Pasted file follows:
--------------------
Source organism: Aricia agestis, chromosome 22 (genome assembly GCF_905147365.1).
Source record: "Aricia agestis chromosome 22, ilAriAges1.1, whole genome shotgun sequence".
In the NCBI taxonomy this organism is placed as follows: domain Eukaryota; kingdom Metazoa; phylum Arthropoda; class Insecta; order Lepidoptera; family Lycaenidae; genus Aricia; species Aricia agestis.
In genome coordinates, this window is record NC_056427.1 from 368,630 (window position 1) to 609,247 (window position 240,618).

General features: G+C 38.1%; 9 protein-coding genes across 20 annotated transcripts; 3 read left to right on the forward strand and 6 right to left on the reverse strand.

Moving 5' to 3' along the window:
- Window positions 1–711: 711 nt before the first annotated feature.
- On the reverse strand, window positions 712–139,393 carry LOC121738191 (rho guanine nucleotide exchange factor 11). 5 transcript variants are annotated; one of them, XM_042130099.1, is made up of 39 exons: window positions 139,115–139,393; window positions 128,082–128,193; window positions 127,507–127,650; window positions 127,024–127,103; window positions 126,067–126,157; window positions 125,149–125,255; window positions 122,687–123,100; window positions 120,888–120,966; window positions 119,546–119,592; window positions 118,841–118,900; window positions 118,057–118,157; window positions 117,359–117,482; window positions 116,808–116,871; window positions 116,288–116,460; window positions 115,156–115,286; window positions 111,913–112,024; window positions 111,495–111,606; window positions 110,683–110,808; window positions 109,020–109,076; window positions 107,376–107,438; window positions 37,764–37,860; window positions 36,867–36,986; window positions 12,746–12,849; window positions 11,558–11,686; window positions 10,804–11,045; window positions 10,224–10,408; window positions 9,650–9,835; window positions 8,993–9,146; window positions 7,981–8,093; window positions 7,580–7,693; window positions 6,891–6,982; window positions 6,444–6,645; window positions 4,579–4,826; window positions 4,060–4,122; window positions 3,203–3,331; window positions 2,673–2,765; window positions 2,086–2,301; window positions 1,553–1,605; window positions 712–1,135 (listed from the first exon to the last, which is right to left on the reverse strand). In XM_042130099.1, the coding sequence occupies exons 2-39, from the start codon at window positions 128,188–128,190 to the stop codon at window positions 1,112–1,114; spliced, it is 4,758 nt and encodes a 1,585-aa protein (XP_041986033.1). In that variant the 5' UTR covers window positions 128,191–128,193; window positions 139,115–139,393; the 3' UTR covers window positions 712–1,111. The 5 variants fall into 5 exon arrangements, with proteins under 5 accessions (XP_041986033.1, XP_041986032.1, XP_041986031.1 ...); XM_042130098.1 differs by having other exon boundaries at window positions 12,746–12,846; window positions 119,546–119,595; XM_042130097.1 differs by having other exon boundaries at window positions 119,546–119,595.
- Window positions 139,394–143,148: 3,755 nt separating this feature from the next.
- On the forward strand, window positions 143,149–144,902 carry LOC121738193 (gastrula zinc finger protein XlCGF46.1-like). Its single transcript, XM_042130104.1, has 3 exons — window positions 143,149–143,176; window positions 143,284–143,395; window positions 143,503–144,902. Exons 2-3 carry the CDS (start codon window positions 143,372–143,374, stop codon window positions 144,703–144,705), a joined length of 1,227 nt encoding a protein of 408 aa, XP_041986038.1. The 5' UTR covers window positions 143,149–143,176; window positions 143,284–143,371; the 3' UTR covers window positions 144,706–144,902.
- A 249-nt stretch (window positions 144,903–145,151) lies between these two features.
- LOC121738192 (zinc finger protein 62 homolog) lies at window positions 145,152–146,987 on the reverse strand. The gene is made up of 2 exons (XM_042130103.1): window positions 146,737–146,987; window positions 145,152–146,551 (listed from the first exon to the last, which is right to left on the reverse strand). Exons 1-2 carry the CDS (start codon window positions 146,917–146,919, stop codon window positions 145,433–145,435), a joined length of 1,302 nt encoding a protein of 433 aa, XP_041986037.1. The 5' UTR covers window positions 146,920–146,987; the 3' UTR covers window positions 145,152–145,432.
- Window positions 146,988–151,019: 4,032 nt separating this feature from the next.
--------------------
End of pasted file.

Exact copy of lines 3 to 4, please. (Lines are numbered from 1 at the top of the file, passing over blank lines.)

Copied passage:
In the NCBI taxonomy this organism is placed as follows: domain Eukaryota; kingdom Metazoa; phylum Arthropoda; class Insecta; order Lepidoptera; family Lycaenidae; genus Aricia; species Aricia agestis.
In genome coordinates, this window is record NC_056427.1 from 368,630 (window position 1) to 609,247 (window position 240,618).